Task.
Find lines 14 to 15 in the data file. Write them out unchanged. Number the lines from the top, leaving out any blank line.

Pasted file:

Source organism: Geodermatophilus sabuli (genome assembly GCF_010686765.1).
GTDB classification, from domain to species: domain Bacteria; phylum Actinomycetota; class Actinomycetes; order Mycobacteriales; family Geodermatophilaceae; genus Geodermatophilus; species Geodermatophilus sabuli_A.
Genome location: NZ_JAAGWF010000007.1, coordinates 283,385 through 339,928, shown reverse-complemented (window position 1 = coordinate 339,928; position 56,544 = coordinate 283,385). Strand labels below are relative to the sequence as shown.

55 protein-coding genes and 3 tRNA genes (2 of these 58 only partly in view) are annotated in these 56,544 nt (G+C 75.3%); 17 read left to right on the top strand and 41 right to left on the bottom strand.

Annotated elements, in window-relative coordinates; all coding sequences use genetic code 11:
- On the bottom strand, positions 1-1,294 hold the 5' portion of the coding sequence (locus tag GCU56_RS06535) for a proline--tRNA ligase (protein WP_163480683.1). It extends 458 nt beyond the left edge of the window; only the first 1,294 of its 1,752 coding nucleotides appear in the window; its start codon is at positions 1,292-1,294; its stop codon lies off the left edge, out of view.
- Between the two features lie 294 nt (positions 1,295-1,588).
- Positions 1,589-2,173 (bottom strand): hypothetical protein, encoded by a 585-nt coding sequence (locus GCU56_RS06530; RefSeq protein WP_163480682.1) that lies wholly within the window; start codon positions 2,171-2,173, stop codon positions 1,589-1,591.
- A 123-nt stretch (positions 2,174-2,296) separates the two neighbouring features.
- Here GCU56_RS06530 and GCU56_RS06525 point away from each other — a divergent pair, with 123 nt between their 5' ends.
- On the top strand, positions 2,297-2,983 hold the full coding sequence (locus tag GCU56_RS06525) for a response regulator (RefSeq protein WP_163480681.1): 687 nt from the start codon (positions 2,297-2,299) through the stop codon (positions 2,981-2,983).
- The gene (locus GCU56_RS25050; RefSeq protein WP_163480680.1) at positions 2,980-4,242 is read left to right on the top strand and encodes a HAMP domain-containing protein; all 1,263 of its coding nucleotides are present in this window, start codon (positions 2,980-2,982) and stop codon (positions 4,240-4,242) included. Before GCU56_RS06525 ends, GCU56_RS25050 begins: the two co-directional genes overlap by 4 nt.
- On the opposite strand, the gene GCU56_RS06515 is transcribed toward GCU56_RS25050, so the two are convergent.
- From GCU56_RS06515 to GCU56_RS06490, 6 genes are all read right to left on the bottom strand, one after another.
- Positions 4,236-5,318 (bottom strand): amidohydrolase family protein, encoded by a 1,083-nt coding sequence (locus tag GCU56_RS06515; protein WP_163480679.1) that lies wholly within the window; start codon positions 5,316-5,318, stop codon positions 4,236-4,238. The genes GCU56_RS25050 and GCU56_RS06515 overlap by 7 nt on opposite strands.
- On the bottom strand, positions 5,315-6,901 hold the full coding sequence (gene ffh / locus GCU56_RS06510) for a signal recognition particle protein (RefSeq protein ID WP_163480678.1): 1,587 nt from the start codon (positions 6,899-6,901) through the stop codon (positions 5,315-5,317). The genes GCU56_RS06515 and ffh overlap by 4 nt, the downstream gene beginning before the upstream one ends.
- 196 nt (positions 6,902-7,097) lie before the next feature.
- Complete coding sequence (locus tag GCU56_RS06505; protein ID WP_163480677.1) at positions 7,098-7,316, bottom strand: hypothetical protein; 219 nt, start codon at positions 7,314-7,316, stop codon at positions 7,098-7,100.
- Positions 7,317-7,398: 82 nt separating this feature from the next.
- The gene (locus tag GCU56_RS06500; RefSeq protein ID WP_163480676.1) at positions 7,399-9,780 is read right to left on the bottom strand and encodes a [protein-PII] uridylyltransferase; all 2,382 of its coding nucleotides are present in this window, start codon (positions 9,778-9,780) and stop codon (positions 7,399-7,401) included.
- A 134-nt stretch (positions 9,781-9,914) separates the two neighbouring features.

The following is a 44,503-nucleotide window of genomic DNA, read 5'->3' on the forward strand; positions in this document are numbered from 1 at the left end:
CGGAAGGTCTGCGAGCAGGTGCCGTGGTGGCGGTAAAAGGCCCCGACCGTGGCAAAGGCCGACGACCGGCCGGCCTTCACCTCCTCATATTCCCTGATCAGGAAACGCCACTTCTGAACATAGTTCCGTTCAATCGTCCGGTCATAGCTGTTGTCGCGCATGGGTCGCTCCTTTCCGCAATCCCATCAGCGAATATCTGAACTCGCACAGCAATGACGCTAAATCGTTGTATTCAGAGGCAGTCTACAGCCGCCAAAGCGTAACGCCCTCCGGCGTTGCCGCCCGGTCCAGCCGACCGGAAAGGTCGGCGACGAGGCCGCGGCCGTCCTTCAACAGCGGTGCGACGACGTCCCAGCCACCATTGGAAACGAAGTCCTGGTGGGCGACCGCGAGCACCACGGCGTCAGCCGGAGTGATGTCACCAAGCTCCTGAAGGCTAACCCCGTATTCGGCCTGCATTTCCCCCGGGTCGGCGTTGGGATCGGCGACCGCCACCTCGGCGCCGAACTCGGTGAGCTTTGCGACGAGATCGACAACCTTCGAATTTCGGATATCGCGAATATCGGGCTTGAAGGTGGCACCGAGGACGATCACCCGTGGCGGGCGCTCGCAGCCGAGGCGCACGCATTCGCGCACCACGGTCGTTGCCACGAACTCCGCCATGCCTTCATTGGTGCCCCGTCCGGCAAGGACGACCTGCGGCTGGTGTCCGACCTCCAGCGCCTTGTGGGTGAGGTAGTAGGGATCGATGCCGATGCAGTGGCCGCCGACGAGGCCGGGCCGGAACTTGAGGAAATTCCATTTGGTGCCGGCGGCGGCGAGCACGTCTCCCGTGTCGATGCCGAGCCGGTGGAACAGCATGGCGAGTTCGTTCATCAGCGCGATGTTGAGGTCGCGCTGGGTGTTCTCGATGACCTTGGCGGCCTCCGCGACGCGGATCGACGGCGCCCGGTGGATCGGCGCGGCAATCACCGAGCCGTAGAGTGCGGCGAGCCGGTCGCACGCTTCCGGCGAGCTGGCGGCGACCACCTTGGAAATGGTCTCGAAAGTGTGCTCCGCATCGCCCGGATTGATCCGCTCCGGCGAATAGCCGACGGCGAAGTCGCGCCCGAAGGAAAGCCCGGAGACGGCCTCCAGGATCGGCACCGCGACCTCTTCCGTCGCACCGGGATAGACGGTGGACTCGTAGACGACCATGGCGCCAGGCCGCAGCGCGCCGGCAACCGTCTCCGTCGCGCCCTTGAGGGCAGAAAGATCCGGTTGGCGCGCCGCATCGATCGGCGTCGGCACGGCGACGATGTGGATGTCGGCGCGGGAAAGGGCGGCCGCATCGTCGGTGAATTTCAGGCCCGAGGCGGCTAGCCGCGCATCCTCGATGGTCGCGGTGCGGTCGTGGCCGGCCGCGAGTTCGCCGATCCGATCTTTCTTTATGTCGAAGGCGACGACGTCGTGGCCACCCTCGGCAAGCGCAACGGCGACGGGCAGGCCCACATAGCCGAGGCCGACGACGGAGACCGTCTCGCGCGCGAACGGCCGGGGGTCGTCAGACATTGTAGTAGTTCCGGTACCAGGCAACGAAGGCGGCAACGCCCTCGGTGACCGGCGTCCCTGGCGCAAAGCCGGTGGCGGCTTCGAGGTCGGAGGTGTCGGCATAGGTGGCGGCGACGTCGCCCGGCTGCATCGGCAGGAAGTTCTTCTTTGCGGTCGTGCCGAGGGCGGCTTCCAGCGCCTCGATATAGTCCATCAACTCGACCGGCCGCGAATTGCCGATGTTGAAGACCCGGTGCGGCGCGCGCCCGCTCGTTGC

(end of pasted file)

- From GCU56_RS06515 to GCU56_RS06490, 6 genes are all read right to left on the bottom strand, one after another.
- Positions 4,236-5,318 (bottom strand): amidohydrolase family protein, encoded by a 1,083-nt coding sequence (locus tag GCU56_RS06515; protein WP_163480679.1) that lies wholly within the window; start codon positions 5,316-5,318, stop codon positions 4,236-4,238. The genes GCU56_RS25050 and GCU56_RS06515 overlap by 7 nt on opposite strands.